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Zora Neale Hurston's invites the reader to experience her way of life. She is not troubled by being "Colored" and sees her identity as a point of pride. She values herself and has passion for the great experiences around her, including jazz music. Most of the "white" characters in this story may be seen as a bit shallow--enjoying entertainment but not looking past the moment. We can see this as the white man comments on the jazz tune.
The white travelers from the North are a source of curiosity for Zora, and, unlike her family, she entertains them and gets rewarded with silver.
The white people in this story see Zora as a novelty, but it is not apparent that Zora is appreciated for her talents. Zora acknowledges the injustice faced by her race, but she views this as a sacrifice made by her ancestors. Zora feels like a "colored person" because society imposes this view on her through isolation. Zora shows little interest in the fragmentation that comes with identifying herself as an African American.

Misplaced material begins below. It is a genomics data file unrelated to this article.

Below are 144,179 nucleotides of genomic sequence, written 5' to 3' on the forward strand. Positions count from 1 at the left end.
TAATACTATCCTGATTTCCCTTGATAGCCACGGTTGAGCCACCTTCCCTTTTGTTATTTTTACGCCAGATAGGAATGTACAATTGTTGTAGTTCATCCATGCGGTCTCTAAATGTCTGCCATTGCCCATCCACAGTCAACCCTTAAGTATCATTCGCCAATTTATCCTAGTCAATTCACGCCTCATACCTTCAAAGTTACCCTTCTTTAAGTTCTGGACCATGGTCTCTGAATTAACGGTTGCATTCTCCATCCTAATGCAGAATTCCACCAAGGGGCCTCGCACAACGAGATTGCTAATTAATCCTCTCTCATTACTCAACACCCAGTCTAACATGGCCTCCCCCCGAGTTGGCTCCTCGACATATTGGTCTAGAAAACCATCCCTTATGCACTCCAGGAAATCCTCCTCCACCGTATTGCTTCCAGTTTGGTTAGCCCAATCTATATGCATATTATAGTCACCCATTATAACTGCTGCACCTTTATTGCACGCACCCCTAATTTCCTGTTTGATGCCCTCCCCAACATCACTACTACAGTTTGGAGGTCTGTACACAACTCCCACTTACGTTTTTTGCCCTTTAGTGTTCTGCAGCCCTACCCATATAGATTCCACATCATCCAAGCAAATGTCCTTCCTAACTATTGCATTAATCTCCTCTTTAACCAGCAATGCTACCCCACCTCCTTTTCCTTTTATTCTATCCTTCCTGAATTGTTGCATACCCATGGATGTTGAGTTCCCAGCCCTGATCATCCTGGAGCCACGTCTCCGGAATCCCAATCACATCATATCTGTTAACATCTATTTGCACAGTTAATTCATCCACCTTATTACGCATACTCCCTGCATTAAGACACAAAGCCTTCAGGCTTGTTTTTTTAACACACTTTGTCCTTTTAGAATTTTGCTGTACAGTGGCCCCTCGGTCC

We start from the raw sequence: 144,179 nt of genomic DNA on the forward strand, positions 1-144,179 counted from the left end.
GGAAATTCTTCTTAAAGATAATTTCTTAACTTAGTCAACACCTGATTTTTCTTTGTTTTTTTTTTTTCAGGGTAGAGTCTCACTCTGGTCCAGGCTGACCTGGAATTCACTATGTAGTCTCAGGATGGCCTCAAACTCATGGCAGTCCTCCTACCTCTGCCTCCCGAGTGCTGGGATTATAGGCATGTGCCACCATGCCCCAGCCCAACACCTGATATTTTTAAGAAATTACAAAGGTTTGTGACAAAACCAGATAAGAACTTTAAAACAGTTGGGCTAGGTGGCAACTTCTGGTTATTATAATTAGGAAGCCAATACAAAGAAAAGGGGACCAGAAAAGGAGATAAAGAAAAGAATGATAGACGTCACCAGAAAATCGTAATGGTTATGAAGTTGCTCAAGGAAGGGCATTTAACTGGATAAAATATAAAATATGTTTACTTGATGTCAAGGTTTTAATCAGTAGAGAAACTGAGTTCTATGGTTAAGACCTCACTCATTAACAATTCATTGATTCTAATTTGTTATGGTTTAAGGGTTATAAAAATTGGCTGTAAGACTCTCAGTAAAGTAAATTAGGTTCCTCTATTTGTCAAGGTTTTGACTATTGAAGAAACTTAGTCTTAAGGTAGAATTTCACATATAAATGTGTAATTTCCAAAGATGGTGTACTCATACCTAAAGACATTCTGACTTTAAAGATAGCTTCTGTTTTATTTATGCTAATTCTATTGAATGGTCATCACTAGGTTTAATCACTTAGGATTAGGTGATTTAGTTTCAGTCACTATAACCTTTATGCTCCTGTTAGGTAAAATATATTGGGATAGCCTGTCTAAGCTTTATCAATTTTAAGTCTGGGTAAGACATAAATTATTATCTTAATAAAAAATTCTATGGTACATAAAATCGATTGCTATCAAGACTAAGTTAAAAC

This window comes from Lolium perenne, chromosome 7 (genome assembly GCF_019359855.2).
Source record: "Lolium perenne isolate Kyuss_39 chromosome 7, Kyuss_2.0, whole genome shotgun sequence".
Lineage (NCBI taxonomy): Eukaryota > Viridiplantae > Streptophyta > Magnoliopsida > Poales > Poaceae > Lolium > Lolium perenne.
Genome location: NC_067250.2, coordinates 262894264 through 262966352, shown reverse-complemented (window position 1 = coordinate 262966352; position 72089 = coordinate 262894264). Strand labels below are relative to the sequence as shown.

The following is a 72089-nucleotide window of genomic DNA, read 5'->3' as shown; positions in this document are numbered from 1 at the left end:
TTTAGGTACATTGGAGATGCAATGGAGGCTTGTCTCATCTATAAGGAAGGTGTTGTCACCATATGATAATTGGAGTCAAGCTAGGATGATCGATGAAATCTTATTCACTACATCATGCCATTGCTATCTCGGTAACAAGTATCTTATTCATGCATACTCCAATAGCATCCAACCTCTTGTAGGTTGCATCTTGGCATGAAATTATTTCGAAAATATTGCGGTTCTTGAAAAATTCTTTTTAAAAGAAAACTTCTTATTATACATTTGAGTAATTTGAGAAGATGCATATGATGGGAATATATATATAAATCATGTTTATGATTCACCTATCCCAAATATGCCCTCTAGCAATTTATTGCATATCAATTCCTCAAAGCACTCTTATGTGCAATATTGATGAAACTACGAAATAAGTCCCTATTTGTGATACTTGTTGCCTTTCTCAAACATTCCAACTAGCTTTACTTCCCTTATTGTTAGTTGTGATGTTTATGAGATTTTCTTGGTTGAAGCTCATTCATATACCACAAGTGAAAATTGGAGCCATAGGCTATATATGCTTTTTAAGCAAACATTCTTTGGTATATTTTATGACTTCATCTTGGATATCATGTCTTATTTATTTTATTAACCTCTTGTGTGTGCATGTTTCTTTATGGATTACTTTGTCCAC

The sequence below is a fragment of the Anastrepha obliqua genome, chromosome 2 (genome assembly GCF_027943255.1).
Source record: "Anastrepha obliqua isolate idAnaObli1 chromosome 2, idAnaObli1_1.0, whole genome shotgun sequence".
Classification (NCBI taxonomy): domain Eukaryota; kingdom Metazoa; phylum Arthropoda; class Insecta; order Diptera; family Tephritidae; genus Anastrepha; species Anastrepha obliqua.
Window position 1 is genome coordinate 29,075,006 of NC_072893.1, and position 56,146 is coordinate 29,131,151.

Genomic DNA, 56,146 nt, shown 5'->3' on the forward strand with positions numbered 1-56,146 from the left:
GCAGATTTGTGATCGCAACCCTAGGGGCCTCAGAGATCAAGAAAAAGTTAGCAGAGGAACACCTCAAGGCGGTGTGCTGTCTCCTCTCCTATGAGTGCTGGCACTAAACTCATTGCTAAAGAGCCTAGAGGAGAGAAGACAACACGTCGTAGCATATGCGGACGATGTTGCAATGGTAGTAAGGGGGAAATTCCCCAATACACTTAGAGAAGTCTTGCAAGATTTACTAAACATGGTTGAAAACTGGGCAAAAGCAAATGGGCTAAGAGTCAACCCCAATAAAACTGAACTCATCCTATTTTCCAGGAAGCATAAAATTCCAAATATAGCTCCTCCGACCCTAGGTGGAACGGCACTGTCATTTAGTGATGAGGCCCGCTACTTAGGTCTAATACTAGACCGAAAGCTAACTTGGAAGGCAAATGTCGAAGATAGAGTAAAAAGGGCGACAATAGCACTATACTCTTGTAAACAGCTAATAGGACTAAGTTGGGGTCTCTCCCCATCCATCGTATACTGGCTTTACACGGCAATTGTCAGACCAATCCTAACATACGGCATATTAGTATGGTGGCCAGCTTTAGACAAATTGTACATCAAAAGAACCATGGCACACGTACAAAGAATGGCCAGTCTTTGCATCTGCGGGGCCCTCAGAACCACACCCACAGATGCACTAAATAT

Zora reminds the reader that we are all more alike than different because we have been created by the same God, and implies that pride in oneself is a source of strength that can help anyone overcome the superficial obstacles society places in front of us.
White people, in Zora's story, may seem to be carefree while black people are coming to terms with discrimination and other forms of injustice, but Zora's ability to accept her identity challenges the assumption that everyone within a given race will view the world according to the worldview of their group.
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